When it comes to Valentine’s Day, wines are gender-neutral.
By Roger Morris
It is more than being politically correct to say that wine is gender-neutral. In the past, both wine writers and consumers have tended to refer to wines as being “masculine” or “feminine” based on their color and fragrance and also in relation to their tannins and alcohol content. Burgundy was even cast as a feminine wine, and Bordeaux as masculine.
Similarly, it was the assumption that women would want to sip white, pink and bubbly wines, while men always drank red, and thus the former was always recommended for Valentine’s Day, along with the roses and chocolates, because it was a woman’s holiday.
That notion is no longer acceptable, and it was never an accurate one. So what we have for this Valentine’s Day are some wines that are smooth and elegant and some that are bolder and assertive. If you are in love or being loved, make your own choice. We’re even adding a 13th bottle for good luck.
And while we’re in a romantic mood, take a look at the “Wishing Tree” (photo above), located at the Belden Barns wine estate in Sonoma – a place where guests can hang their romantic wishes that perhaps will come true.
2019 Theorem Moon Mountain Sauvignon Blanc ($48). This Sonoma white has lovely floral aromas to go along with its Bordeaux-style textures, with flavors of honeycomb, Asian pear, light citrus and tart apple-skin notes.
2018 Vietti Moscato d’Asti ($16). Minerally and fizzy with soda-pop grapey flavors – a little more concentrated in structure and flavors than the Moscato that follows below but equally low in alcohol.
NV Gloria Ferrer Sonoma Brut ($19). Lightly tart fruit with good flavor intensity and minerality.
2019 Marquesi di Gresy “La Serra” Moscato d’Asti ($19). Lovely fruitiness – red raspberries and candied violets – in this lightly sparkling, low-alcohol (5 percent) fizz that tickles the palate and has a long finish.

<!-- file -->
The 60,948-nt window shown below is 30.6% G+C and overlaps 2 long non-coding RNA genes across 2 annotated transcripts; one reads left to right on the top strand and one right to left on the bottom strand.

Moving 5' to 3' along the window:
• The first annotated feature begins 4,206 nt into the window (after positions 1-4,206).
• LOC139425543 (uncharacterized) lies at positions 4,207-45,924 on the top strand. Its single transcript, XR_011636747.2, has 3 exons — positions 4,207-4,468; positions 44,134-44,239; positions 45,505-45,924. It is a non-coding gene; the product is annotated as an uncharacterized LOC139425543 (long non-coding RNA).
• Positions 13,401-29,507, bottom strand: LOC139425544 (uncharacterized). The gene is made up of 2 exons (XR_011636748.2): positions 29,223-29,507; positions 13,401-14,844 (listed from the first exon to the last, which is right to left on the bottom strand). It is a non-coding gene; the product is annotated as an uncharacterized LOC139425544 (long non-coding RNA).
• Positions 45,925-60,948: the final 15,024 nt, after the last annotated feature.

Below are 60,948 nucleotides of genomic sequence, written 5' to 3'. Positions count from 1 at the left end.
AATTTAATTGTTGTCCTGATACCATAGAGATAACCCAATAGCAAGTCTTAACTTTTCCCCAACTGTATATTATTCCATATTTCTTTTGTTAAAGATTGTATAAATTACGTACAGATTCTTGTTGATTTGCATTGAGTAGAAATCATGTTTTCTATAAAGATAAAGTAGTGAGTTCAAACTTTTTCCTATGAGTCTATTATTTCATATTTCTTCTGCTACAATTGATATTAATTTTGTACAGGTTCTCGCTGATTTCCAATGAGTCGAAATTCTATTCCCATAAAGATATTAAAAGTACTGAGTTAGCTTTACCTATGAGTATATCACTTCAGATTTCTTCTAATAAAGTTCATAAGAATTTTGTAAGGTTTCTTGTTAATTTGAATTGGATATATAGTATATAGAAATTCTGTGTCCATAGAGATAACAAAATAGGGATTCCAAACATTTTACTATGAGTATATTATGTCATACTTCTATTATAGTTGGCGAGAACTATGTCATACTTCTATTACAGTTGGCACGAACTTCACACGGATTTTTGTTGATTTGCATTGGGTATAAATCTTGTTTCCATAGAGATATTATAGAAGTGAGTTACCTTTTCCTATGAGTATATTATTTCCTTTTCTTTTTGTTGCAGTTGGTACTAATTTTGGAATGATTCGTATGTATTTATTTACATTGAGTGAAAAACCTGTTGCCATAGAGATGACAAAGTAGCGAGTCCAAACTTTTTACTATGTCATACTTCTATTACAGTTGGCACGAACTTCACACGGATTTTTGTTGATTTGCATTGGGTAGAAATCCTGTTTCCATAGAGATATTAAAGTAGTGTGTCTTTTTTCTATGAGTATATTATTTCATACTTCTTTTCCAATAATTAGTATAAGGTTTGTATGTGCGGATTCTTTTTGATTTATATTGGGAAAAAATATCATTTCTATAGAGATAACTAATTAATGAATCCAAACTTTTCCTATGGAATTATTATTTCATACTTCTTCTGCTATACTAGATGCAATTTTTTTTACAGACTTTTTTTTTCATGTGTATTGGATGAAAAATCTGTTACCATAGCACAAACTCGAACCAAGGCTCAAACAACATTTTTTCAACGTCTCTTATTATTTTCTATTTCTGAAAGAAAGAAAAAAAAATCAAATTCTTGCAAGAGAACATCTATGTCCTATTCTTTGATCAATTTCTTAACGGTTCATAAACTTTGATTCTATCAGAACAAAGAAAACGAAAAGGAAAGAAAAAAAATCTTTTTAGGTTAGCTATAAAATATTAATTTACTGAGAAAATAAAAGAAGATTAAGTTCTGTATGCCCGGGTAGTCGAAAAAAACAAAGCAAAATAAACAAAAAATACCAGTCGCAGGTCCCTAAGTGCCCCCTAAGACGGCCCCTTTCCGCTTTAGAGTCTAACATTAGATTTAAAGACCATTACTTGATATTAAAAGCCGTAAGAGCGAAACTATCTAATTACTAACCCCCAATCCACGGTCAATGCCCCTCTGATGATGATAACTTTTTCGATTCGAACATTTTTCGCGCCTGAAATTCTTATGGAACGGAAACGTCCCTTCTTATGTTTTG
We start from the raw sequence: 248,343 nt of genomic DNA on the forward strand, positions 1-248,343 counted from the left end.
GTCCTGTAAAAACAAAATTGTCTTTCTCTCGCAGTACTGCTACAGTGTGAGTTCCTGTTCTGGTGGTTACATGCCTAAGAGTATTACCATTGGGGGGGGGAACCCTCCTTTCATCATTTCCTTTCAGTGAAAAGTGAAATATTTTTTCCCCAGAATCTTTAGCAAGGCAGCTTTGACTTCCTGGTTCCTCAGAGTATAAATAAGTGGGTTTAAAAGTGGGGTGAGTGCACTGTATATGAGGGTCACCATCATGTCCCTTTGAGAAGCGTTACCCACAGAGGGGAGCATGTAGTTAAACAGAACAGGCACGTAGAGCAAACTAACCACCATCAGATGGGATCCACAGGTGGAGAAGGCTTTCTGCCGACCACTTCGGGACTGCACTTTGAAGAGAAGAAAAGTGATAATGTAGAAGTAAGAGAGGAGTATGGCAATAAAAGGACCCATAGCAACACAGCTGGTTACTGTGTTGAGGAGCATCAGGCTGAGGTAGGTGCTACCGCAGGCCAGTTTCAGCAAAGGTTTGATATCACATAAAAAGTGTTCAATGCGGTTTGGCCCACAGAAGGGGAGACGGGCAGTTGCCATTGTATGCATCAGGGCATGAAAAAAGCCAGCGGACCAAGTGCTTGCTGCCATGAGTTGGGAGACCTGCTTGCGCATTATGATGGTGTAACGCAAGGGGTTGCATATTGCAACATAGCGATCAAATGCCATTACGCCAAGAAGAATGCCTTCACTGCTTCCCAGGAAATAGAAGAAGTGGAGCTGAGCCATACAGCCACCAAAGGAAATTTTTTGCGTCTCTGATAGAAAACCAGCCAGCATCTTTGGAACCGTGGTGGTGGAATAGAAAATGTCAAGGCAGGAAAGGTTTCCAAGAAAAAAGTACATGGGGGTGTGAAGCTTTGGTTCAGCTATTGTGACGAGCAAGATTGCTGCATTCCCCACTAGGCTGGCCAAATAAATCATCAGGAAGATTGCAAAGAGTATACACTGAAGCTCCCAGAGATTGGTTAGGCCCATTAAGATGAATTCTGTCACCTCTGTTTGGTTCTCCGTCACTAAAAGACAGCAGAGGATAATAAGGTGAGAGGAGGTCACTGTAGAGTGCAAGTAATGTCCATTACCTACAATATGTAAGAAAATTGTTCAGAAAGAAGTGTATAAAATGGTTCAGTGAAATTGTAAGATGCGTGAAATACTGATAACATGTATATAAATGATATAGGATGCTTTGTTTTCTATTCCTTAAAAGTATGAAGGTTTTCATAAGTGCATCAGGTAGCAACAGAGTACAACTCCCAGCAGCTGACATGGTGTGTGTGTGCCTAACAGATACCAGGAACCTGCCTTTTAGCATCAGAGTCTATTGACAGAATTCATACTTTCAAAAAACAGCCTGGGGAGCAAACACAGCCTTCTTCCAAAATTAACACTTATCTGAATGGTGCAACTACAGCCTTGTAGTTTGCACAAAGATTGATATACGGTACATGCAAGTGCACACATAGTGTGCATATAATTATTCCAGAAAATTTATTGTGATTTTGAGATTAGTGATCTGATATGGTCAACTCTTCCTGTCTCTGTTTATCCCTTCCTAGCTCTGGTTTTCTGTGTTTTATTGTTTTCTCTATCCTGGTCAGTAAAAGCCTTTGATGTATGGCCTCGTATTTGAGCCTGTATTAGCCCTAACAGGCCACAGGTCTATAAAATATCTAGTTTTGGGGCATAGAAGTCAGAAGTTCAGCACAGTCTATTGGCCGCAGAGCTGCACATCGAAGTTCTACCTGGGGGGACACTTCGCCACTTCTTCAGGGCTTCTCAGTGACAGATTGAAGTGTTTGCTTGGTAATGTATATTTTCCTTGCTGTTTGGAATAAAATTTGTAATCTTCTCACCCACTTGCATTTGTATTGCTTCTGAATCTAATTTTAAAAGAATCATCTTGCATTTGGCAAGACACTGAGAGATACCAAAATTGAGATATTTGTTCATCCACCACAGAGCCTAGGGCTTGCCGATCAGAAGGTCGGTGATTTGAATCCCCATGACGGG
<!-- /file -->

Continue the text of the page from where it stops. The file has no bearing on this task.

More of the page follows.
2019 Anarchist “15 Minutes of Fame” Clarksburg Sparkling Rosé ($32). More frothy on the pour than bubbly on the palate, the wine is very engaging and enjoyable with light strawberry fruit and a satisfying crispness in the finish – food perfect.
2010 Gloria Ferrer “Carneros Cuvée” Late-Disgorged Sparkling Wine ($68). Very intense bubbles that balance mellow fruit and a delicious, toasty finish.
2013 Nyetimber “Tillington” Single Vineyard English Sparkling Wine ($133). A mature and lovely sparkler that has a lot of savory, lightly herbal notes along with flavors of the skins of apples and pears.
2019 Sonoma Cutrer Russian River Valley Rosé of Pinot Noir ($22). Very refreshing with lots of acidity and citrus flavors – orange and grapefruit – and a metallic minerality.
2017 Donnafugata “Floramundi” Cerasuolo di Vittoria ($30). Very lively and rich, yet with bright cherry and black raspberry fruit.
2017 Frank Family Napa Valley Zinfandel ($38). A vibrant, lively Zin with bright and lightly tart berry flavors and good acidity.
2018 Belden Barns “Epiphany” Sonoma Mountain Grenache ($50). Just a lovely wine and a very granular one – the difference between eating a fresh black raspberry and drinking raspberry juice. It has very fresh fruit tempered by a Rhone-like earthiness and lots of lingering fruit in the finish.
2017 Inman Family “OGV” Russian River Valley Pinot Noir ($73). Delicious! Very flavorful with ripe but not overly rich cherry flavors, well-balanced with a few savory notes.
2017 C. Elizabeth “Game Farm Vineyard” Oakville Cabernet Sauvignon ($150). Very Medoc-like with concentrated yet lean blackberry fruit and dry herbal savory notes with good acidity and dusty tannins.
Prices listed are generally SRP or from wine-searcher.com. As more wineries are now shipping direct-to-consumer, check the winery website if you can’t find a bottle in your retail store.